Please welcome David Grace as today's Wednesday's Guest. His approach to choosing what to write about sort of fits mine. In this era of "branding" it is recommended that a writer stick to one genre and one market, but I find that difficult. Story ideas just come to me, and it is hard to ignore them even if they don't fit in the genre as my last book. Do you write for the marketplace or do you listen to your muse?
Before we go on, just a reminder that my mystery, Boxes for Beds, is free through midnight tonight for Kindle and Kindle apps.
A friend of mine who has both a Ph.D. and a law degree loves a certain popular novelist’s books. It used to drive me crazy. I think this particular author is a bad writer whose books are trite, whose characters are two-dimensional and whose plots go beyond unbelievable and into the ridiculous. I used to mutter, “Mike, you’re such a smart, educated, sophisticated guy. How can you like this junk? I’d have a hard time reading this stupid book if you paid me.” But what could he say? He just liked it.
I don’t ask that question any more because I realize that people’s pleasures are generally unrelated to their intellect. If they weren’t only morons would laugh at "The Three Stooges".
What’s my point? Every writer starts with a blank page and has to decide what story to tell. I think success as a writer and, more importantly, gaining enjoyment from writing, requires that the author pick the right kind of stories for him/her. I have learned this the hard way.
At one time it seemed that serial killer books were popular so I decided to write a serial killer novel. This was logical and it was wrong. I picked a novel type based not on a story I wanted to tell but instead based on what I thought would be popular. The book turned out OK but today I would describe it as thoroughly mediocre.
A couple of times I’ve become intrigued with the idea of writing a thriller. The books were, again, OK but, I think, just OK. Whenever someone asks which of my novels they should read, I never recommend either of them.
Now I just write stories that I find emotional and exciting. I begin every book with the hope that at some point the story will bring some of my readers to tears. I want to tell stories that I find exciting and emotional and that say something about people’s humanity and inhumanity.
I don’t know how to put that into a searchable key word. I can’t categorize or demographically predict who will like my books. I do know that I plan to never again pick a story based on what seems to be popular. Now I just try to figure out a story that I find emotional and exciting and hope that a few other people stumble across it who feel the same way.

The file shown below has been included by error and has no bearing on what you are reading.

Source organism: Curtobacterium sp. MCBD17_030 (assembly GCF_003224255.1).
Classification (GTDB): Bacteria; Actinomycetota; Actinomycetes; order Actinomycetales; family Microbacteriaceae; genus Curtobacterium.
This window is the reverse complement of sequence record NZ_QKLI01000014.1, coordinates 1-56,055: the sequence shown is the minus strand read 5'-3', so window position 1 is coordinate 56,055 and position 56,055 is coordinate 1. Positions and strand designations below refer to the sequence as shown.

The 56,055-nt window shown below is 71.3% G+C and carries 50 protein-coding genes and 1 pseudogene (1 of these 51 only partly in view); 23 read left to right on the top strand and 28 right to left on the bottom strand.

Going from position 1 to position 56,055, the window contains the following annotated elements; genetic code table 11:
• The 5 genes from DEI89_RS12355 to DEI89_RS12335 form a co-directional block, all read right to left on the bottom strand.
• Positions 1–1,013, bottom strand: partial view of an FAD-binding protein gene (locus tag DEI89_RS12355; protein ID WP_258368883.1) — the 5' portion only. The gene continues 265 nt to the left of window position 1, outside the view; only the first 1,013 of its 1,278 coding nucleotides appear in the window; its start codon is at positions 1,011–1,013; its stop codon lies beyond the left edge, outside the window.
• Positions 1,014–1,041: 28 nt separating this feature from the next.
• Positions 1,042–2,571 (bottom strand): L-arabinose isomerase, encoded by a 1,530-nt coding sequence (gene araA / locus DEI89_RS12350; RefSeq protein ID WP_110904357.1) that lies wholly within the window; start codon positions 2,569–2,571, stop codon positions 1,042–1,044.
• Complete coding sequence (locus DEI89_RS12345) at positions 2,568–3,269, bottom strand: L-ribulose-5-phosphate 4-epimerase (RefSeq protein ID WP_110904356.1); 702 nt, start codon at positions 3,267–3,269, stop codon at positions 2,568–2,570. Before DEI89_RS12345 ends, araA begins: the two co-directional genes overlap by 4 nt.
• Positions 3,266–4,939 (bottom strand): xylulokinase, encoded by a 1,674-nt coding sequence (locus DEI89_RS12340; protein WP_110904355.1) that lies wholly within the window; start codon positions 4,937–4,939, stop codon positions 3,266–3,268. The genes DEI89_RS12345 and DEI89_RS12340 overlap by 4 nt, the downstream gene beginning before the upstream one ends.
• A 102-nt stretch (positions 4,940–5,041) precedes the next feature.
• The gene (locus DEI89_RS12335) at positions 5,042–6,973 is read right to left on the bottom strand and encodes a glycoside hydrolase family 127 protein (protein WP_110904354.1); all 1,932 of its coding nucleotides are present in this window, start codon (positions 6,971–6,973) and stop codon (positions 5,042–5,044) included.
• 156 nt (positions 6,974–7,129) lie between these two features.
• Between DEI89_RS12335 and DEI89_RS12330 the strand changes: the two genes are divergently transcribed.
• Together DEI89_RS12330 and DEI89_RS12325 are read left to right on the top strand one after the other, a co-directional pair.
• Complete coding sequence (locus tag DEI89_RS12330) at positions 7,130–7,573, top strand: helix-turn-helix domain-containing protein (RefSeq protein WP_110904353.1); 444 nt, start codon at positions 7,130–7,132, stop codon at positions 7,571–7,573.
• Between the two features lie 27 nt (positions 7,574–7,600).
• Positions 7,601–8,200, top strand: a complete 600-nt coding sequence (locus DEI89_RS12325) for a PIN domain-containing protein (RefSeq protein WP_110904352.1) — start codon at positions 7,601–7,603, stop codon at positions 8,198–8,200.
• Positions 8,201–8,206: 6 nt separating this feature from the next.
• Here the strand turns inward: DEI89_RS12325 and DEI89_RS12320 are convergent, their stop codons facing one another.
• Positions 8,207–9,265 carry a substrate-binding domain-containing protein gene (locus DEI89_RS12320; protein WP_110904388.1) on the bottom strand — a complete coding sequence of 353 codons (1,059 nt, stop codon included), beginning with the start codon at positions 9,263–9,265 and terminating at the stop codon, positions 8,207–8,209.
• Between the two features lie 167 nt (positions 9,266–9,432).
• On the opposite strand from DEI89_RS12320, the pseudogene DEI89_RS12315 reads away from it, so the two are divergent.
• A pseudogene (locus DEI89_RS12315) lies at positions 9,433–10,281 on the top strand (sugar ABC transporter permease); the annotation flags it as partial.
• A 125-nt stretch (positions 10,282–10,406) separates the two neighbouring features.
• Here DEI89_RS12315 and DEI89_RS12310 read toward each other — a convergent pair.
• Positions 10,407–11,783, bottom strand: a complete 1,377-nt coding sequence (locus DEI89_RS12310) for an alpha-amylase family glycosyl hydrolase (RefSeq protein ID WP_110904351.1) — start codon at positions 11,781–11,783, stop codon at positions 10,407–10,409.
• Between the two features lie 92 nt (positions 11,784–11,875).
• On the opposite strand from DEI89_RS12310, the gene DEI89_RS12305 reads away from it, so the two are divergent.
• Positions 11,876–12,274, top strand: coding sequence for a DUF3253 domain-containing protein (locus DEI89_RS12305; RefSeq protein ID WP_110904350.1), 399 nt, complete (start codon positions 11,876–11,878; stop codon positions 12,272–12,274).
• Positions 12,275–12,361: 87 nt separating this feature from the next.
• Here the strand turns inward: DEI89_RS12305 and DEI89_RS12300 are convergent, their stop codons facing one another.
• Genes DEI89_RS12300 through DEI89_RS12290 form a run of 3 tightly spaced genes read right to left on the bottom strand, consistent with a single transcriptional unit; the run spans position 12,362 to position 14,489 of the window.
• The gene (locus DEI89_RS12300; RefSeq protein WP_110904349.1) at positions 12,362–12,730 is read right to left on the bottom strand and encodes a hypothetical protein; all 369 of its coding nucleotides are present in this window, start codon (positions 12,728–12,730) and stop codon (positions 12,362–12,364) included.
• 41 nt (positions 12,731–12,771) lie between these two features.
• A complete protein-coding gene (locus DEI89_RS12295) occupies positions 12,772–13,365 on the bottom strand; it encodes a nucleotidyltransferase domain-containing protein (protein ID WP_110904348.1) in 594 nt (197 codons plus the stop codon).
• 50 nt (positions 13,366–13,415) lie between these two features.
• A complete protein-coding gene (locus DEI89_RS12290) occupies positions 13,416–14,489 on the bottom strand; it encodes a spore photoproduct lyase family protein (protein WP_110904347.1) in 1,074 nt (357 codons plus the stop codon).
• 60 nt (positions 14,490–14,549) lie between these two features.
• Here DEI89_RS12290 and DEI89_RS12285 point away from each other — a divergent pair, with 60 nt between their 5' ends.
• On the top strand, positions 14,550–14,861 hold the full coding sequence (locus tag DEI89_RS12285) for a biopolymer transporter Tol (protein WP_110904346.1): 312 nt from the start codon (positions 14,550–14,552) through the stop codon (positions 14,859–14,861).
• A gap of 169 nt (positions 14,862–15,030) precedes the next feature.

His latest book is Death Never Sleeps – A Police Procedural/Crime Novel
Veteran Homicide Detective James "Big Jim" Donegan and his partner, Chris Hunter, have been called to the scene of their latest case, a strangled call girl who has been put halfway through a wood chipper that was left unattended in one of the city's parks.
Since he was eight years old Chris Hunter has looked up to Big Jim as a father-figure and a mentor. Today Big Jim intends to use this case, like every other crime that they have worked together, as an opportunity to teach the technically brilliant but socially awkward Hunter how to be a great cop. The training, like the work, is endless. Big Jim and Chris know that they have chosen a career that is never finished, that never stops, that death never sleeps.
Hunter is doing his best to understand how people work and how to succeed on the Murder Police but the work gets harder when two more murders, one new and one old, are added to his caseload. Of course, Chris Hunter wants to solve these crimes to bring the criminals to justice but even more than that he wants to solve them to make Big Jim proud.
David Grace is the author of 14 novels; five collections of science fiction short stories; two collections of crime short stories. His short fiction has been published in Analog Magazine and Ellery Queen’s Mystery Magazine. He has also penned eleven screenplays and shared story credit for the "Outer Limits’ Joyride" episode. An attorney, David is licensed to practice law in courts in the State of California and before the Supreme Court of the United States.